The club organizes and attends one event per month where they develop friendships and connections with the disabled people or “buddies.”
“This year we kept them all on campus so more people could go,” Shore said. “Last month we had a picnic, played games and there’s always food, which is a positive. It’s really fun and pretty easygoing, which is good for me especially because balancing school and water polo isn’t the easiest thing to do.”
In the past, the club has gone to other places away from the campus, but this year they have tried to switch it up a little. No matter where they arrange these events, the connections are still refined.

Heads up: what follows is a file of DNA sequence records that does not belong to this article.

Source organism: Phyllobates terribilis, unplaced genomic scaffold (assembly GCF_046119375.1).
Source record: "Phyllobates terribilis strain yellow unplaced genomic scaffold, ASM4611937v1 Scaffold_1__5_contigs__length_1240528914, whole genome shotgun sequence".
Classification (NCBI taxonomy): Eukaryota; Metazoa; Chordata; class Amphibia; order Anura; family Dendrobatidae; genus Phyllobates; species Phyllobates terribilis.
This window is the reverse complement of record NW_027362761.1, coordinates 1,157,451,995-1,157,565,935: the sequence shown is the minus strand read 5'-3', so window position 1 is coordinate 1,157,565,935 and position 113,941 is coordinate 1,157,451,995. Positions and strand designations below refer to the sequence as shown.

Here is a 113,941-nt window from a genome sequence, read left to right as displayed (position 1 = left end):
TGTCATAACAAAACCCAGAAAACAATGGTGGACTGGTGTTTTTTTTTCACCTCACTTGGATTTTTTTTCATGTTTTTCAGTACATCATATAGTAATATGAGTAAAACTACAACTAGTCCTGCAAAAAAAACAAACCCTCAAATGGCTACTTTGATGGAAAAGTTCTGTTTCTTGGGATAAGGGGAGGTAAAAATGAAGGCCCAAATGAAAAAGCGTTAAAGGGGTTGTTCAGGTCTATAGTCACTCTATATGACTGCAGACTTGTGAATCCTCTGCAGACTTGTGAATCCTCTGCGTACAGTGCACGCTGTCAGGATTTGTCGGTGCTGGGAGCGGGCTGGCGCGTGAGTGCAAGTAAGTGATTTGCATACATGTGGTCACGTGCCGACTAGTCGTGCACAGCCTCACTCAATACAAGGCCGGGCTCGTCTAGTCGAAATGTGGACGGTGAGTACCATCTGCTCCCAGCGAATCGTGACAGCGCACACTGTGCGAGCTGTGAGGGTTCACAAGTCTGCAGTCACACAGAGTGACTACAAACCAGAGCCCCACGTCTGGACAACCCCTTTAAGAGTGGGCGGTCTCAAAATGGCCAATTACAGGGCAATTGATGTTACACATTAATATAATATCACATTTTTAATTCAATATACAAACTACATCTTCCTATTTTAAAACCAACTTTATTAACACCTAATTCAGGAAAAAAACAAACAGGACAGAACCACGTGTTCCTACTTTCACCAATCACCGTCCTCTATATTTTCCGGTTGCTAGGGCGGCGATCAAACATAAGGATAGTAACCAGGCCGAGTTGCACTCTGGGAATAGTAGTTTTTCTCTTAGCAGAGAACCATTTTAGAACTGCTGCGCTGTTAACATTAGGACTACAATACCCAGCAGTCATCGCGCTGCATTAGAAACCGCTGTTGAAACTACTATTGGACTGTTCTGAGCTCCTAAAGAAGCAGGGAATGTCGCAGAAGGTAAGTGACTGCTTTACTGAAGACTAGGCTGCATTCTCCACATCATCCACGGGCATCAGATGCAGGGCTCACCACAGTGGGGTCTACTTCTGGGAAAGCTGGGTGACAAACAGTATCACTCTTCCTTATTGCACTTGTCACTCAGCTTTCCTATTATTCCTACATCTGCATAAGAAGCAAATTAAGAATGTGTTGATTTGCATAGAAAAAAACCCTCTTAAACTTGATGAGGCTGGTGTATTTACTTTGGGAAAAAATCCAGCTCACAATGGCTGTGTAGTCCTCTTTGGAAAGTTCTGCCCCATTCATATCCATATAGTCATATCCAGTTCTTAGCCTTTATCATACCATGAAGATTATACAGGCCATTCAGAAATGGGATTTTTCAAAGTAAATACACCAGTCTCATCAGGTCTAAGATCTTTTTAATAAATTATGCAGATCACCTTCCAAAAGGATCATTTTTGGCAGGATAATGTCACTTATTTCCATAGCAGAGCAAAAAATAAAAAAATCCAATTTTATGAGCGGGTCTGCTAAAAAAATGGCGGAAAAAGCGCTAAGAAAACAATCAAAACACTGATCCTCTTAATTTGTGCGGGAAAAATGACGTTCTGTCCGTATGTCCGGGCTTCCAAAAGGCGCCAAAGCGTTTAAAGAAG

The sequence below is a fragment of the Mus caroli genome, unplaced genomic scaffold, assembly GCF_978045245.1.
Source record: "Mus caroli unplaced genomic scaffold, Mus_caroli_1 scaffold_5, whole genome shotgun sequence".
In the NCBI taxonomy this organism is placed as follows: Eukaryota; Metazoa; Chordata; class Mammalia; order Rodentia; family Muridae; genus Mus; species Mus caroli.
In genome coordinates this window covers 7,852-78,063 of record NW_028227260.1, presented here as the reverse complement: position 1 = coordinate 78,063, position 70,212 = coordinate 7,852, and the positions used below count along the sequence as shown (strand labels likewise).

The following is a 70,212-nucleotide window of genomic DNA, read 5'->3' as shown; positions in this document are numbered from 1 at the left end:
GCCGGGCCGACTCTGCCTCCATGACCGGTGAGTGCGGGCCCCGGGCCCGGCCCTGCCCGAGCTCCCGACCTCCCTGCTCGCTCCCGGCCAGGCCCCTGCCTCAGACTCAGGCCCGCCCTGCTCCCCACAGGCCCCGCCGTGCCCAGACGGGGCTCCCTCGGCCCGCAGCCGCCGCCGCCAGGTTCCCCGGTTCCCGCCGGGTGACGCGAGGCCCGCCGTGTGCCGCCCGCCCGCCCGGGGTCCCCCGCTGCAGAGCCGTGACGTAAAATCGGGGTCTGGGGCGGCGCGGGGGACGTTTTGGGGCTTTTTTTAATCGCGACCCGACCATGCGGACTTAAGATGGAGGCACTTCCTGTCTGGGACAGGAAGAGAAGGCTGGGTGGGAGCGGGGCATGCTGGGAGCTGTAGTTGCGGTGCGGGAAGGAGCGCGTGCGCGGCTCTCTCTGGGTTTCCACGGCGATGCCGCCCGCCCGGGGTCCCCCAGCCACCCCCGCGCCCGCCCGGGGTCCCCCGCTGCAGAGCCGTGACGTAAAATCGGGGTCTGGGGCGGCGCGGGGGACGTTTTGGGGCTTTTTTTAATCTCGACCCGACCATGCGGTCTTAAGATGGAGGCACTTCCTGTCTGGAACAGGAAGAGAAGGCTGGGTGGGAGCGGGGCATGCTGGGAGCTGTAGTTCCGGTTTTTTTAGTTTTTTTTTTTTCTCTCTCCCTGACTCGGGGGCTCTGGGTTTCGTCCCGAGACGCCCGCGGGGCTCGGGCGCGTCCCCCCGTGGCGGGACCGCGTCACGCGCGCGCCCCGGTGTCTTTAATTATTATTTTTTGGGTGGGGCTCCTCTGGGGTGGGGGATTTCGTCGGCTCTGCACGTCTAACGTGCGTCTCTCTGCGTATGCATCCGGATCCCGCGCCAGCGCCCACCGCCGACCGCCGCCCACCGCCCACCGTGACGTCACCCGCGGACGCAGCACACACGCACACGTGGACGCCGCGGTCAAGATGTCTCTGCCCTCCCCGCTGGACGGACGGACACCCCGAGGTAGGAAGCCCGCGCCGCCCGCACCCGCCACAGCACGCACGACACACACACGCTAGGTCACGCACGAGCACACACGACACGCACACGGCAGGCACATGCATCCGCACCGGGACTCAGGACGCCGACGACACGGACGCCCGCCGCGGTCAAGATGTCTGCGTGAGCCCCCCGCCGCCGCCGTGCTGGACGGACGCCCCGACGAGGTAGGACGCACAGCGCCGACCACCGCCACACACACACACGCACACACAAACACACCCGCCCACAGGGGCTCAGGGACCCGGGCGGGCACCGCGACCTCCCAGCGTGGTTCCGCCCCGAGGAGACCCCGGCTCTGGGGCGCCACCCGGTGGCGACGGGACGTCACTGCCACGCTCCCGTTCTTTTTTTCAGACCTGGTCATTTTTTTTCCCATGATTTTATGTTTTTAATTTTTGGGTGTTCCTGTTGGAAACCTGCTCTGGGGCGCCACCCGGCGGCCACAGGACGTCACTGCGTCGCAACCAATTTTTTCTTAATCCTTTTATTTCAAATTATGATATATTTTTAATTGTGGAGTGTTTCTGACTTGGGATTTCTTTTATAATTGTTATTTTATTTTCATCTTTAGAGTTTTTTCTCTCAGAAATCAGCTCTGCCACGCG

“I’ve made a lot of friends in the club and also with the individuals with disabilities, I feel like I developed some strong relationships with them too,” Shore said.
A four-year member now, Shore has been the vice president this past school year in which she displays her leadership skills that she brings out every day in practice at Campus Pool.
“There’s a leadership aspect to [Best Buddies],” Shore said. “We have to coordinate with the board and things like that, so stepping up and doing different tasks is kind of similar as my role as captain.”
Everyone’s aware of the wide range of life lessons that sports provide, but not everyone knows what it’s like to make a difference in the lives of individuals who are less fortunate.
“It’s a really humbling experience and it shows you there’s more to the world than just water polo,” Shore said. “I’ve dedicated my life to water polo these past however many years, but it’s nice to get involved in other things and meet other people. It’s fun to be involved and make a difference in other people’s lives.”